Before one of my workshops, a mom once told me, “I’m not worried about porn, I check under my son’s mattress all the time, and nothing is ever there.” Suffice it to say, she had a lot to learn. Long gone are the days of finding a Playboy in your brother’s closet or a “dirty movie” in mom or dad’s sock drawer, or sneakily changing the channel to “Skinimax” for 5 minutes at a time, hoping no one comes downstairs to see what you’re up to. Now, kids have access to hundreds of thousands of hours of free porn, and not just “regular porn”, but the kind of stuff that would have taken someone months and lots of $$$$$ to track down prior to the internet.
I've been getting lots of requests for videos aimed at teens that can help explain some of the topics I cover in my workshops. I came across this wonderful series of videos that do just that. They cover several sexual and romantic topics from a scientific perspective. Enjoy!
The Science of Love
The Science of Heartbreak
The Science of 'Plan B' Emergency Contraception
Childbirth vs. Getting Kicked in the Balls
The Science of Pornography Addiction
The Science of Morning Wood
The Science of Orgasms
Talking about ‘the birds and the bees’ with your kids has never been easy for any generation, but it has also never been as important to do as it is today. If you don’t talk about ‘the birds and the bees’ with your kids, the internet will. In the internet version, the birds and the bees have an orgy and they record it. Then one of the birds posts the video on an inter-species revenge porn site and as a result, one of the bees can’t get into the college of her choice. In other words, your kids are learning about sex whether or not they get comprehensive sexuality education at school, whether or not their friends are abstinent or sexually active, and whether or not you have had ‘the talk’.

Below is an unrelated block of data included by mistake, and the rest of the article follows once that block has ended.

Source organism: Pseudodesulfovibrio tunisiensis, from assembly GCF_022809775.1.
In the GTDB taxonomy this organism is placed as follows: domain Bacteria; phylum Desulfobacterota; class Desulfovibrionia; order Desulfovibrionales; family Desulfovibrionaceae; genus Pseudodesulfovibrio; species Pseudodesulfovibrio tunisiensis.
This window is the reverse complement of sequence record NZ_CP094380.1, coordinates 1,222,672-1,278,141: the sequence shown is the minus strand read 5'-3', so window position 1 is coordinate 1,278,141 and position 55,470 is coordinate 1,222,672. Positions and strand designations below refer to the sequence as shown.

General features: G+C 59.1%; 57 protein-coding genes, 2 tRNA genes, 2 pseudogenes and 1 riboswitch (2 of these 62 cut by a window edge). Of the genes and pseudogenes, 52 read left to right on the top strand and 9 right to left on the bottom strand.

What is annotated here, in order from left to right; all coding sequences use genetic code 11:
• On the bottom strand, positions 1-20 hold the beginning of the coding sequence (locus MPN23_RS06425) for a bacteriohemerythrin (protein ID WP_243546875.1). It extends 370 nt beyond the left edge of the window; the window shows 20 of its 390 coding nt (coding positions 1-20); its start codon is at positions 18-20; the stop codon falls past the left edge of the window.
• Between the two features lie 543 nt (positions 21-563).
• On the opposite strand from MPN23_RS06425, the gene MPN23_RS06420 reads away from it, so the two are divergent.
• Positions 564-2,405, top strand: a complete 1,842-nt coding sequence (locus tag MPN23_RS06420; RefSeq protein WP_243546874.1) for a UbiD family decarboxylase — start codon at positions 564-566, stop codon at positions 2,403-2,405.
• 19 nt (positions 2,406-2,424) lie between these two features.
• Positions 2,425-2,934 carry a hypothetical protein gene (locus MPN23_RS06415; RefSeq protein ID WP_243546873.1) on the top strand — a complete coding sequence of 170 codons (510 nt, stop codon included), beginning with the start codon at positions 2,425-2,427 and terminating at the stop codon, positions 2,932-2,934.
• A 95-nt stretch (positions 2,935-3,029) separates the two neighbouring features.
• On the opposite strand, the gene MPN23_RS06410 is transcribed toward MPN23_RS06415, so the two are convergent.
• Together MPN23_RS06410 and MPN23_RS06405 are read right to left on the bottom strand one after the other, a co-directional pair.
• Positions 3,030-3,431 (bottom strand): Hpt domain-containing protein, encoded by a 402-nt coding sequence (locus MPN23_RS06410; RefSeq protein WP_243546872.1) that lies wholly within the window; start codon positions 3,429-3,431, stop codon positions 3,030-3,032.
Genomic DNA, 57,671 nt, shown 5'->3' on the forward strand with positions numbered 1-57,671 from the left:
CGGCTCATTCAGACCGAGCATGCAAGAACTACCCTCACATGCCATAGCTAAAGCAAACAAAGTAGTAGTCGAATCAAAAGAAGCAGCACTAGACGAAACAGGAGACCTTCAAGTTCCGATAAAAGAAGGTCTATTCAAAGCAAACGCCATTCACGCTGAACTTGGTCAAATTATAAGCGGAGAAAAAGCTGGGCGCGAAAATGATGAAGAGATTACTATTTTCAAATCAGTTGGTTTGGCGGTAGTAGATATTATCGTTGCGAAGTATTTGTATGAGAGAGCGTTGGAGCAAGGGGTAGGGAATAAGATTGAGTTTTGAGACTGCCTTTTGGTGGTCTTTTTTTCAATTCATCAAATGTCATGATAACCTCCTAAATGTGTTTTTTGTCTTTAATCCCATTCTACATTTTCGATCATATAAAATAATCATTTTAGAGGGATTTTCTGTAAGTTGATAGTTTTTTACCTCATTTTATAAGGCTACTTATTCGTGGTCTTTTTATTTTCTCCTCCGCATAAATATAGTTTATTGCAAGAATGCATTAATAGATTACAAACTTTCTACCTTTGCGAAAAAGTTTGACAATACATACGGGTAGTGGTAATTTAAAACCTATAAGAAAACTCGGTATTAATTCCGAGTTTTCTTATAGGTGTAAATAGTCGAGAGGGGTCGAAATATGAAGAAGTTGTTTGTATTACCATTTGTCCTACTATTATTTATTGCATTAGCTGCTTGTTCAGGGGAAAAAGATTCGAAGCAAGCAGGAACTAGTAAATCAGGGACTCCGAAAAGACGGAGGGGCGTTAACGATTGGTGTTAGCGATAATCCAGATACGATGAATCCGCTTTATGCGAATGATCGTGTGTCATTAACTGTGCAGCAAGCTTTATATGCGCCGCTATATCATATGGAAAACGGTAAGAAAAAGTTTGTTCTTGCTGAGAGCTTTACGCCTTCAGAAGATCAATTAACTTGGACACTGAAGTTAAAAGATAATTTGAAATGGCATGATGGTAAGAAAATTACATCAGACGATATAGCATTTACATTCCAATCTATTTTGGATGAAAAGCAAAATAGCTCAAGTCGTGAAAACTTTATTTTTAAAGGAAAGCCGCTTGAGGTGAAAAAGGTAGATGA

A documentary called Porn on the Brain aired in the UK, but you can watch it on YouTube for a limited time. I recommend it, but there are some intense images and subject matter, so keep that in mind before watching. Like all documentaries, there is an agenda. However, I think this documentary’s agenda is more than reasonable. To me it seems that they have highlighted what a lot of folks know to be true: Internet pornography is not the same as the pornography from "back in the day" and use of it in adolescence is pervasive. Yet, no one is talking about it.
Some excellent progress has been made to put an end to revenge porn this week. Revenge porn is essentially an image or video of someone who is nude or engaging in sexual activity, that is posted on the internet without the consent of the person in the image or video. Last month, Erica Goode at the New York Times wrote about the experiences of female victims with ex-partners who decided to get "revenge" on them by posting private nude images online. Now, there will be a criminal penalty for anyone in California who is convicted of posting sexual images of someone online without their consent, thanks to the Anti-Revenge Porn Bill that was signed into action on Tuesday, October 1, 2013. Before this law, if someone wanted to pursue legal action toward someone who posted images without their consent, they had to go through costly civil court proceedings to sue for defamation of character and/or privacy infringement.
About this Blog:
I'm here to help us discuss sexuality, gender, sexual media, and social media by integrating information from academic and mainstream sources. I do this so you can be informed about what is going on in the sex research world and apply the research to your life. I hope this process produces more sexually competent people who raise sexually competent kids.
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